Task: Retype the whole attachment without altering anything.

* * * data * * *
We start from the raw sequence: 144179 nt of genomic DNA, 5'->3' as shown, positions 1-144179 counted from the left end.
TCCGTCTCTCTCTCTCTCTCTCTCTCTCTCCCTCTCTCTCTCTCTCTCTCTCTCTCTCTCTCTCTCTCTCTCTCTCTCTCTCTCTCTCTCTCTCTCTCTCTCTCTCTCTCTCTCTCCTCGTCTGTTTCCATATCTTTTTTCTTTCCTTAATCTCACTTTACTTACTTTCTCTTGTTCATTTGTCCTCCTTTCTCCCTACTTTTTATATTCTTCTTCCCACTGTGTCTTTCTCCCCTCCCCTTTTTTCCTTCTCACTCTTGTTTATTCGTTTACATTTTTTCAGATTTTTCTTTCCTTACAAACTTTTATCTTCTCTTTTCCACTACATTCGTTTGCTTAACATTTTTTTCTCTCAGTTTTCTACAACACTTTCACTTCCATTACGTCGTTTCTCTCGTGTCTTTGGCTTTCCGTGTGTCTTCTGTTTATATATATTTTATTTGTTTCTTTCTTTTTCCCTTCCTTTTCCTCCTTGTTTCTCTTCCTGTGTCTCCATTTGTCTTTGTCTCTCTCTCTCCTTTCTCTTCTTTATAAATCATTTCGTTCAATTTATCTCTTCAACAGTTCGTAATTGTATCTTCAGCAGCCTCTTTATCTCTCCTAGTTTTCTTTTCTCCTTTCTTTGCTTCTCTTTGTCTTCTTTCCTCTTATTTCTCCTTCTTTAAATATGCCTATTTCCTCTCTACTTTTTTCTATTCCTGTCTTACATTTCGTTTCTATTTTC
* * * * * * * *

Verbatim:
We start from the raw sequence: 144179 nt of genomic DNA, 5'->3' as shown, positions 1-144179 counted from the left end.
TCCGTCTCTCTCTCTCTCTCTCTCTCTCTCCCTCTCTCTCTCTCTCTCTCTCTCTCTCTCTCTCTCTCTCTCTCTCTCTCTCTCTCTCTCTCTCTCTCTCTCTCTCTCTCTCTCTCCTCGTCTGTTTCCATATCTTTTTTCTTTCCTTAATCTCACTTTACTTACTTTCTCTTGTTCATTTGTCCTCCTTTCTCCCTACTTTTTATATTCTTCTTCCCACTGTGTCTTTCTCCCCTCCCCTTTTTTCCTTCTCACTCTTGTTTATTCGTTTACATTTTTTCAGATTTTTCTTTCCTTACAAACTTTTATCTTCTCTTTTCCACTACATTCGTTTGCTTAACATTTTTTTCTCTCAGTTTTCTACAACACTTTCACTTCCATTACGTCGTTTCTCTCGTGTCTTTGGCTTTCCGTGTGTCTTCTGTTTATATATATTTTATTTGTTTCTTTCTTTTTCCCTTCCTTTTCCTCCTTGTTTCTCTTCCTGTGTCTCCATTTGTCTTTGTCTCTCTCTCTCCTTTCTCTTCTTTATAAATCATTTCGTTCAATTTATCTCTTCAACAGTTCGTAATTGTATCTTCAGCAGCCTCTTTATCTCTCCTAGTTTTCTTTTCTCCTTTCTTTGCTTCTCTTTGTCTTCTTTCCTCTTATTTCTCCTTCTTTAAATATGCCTATTTCCTCTCTACTTTTTTCTATTCCTGTCTTACATTTCGTTTCTATTTTC